Pressing Prescriptions: The Questions Any Parent Should Ask

There are going to come times in your kiddie’s lives when a prescription from the doctor is necessary. Whether it’s an infection or a virus, the doctor will probably get that prescription pad out before they’ve even inspected your child. More often than not, that’s because they know from experience which drugs to diagnose. But, accepting this as fact isn’t always a good idea.

 

We live in an age where doctors are all too willing to prescribe pills. In the majority of cases, they do make the right decision. But, as parent, it’s up to you to make sure that’s the case. Antibiotic overuse is a big problem, after all, especially in young people. As such, it’s essential you attend appointments with your child, and ask the following questions for any drugs a doctor prescribes.

 

 

What are the side-effects?

First thing’s first; you need to know about any potential side effects. As the caregiver, it’s essential that you look out for things like this as soon as your child starts to take a new drug. In most cases, a doctor will direct you to the information leaflet but stick to your guns. The trouble with leaflets is that they tend to be general about possible side-effects. By talking with a doctor, you can gain a much more accurate idea of potential problems. It may also help to keep a notebook to hand and write down what the doctor says here. That way, you can spot symptoms as soon as they arise, and act according to proper medical advice. This is especially important for kids, who could be allergic to any new medication they take. Fast action here could well become a matter of life or death, so don’t let your doctor brush off your concerns.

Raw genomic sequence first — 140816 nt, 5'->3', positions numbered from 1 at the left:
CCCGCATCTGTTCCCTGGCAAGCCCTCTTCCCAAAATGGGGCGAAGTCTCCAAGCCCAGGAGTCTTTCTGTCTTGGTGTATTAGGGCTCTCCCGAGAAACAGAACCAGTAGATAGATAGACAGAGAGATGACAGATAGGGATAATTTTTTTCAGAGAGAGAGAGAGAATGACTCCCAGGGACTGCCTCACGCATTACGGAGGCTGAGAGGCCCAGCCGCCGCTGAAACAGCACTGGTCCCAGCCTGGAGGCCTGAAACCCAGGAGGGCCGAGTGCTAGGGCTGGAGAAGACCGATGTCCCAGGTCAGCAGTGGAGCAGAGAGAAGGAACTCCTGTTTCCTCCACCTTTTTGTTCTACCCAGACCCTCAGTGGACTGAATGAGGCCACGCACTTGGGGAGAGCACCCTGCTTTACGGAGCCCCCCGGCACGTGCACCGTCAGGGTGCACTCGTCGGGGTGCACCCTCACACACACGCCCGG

How long is this course of treatment?

It’s also essential that you push for a set treatment time. Often, doctors prescribe meds on a ‘we’ll take it as comes’ basis. But, this won’t do for your youngster considering that many prescriptions have addictive qualities. Though it may seem a long way off, many people have to attend programs like this outpatient drug treatment due to ongoing use of prescription drugs. If your doctor gives you a repeat prescription for your child, make sure to call them up on it. Ask exactly how long your little one will be taking these drugs. Make sure that it’s for the shortest time possible.

 

What else are you going to do?

While not relevant to antibiotics, you may also need to push for further action. Things like painkillers, for instance, aren’t a solution to anything. Still, many healthcare professionals use these in place of real treatment. Make sure that doesn’t happen for your child by pushing the point. By asking about further action straight away, you show that you aren’t going to be happy with a prescription. That alone could push a doctor to seek alternative treatments which could well address your child’s issue, instead of covering it over.